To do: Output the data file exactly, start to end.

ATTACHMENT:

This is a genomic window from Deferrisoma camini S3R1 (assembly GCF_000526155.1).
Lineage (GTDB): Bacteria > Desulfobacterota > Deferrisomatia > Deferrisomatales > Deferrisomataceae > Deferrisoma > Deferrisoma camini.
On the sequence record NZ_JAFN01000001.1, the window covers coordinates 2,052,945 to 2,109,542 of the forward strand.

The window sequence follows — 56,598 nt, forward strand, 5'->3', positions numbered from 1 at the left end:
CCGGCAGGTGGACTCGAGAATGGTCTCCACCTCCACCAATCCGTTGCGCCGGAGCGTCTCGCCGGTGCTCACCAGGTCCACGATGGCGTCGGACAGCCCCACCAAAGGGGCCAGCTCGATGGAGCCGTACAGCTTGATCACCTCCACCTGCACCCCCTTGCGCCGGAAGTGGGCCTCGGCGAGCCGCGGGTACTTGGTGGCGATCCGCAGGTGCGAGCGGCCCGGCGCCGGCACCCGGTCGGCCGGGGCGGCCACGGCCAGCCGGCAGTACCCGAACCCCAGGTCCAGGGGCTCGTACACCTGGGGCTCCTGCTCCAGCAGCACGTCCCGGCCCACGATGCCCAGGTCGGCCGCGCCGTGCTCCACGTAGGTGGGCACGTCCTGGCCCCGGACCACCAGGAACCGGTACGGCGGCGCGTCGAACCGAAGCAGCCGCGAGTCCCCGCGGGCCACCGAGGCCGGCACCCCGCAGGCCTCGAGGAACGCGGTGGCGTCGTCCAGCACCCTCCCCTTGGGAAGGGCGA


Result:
This is a genomic window from Deferrisoma camini S3R1 (assembly GCF_000526155.1).
Lineage (GTDB): Bacteria > Desulfobacterota > Deferrisomatia > Deferrisomatales > Deferrisomataceae > Deferrisoma > Deferrisoma camini.
On the sequence record NZ_JAFN01000001.1, the window covers coordinates 2,052,945 to 2,109,542 of the forward strand.

The window sequence follows — 56,598 nt, forward strand, 5'->3', positions numbered from 1 at the left end:
CCGGCAGGTGGACTCGAGAATGGTCTCCACCTCCACCAATCCGTTGCGCCGGAGCGTCTCGCCGGTGCTCACCAGGTCCACGATGGCGTCGGACAGCCCCACCAAAGGGGCCAGCTCGATGGAGCCGTACAGCTTGATCACCTCCACCTGCACCCCCTTGCGCCGGAAGTGGGCCTCGGCGAGCCGCGGGTACTTGGTGGCGATCCGCAGGTGCGAGCGGCCCGGCGCCGGCACCCGGTCGGCCGGGGCGGCCACGGCCAGCCGGCAGTACCCGAACCCCAGGTCCAGGGGCTCGTACACCTGGGGCTCCTGCTCCAGCAGCACGTCCCGGCCCACGATGCCCAGGTCGGCCGCGCCGTGCTCCACGTAGGTGGGCACGTCCTGGCCCCGGACCACCAGGAACCGGTACGGCGGCGCGTCGAACCGAAGCAGCCGCGAGTCCCCGCGGGCCACCGAGGCCGGCACCCCGCAGGCCTCGAGGAACGCGGTGGCGTCGTCCAGCACCCTCCCCTTGGGAAGGGCGA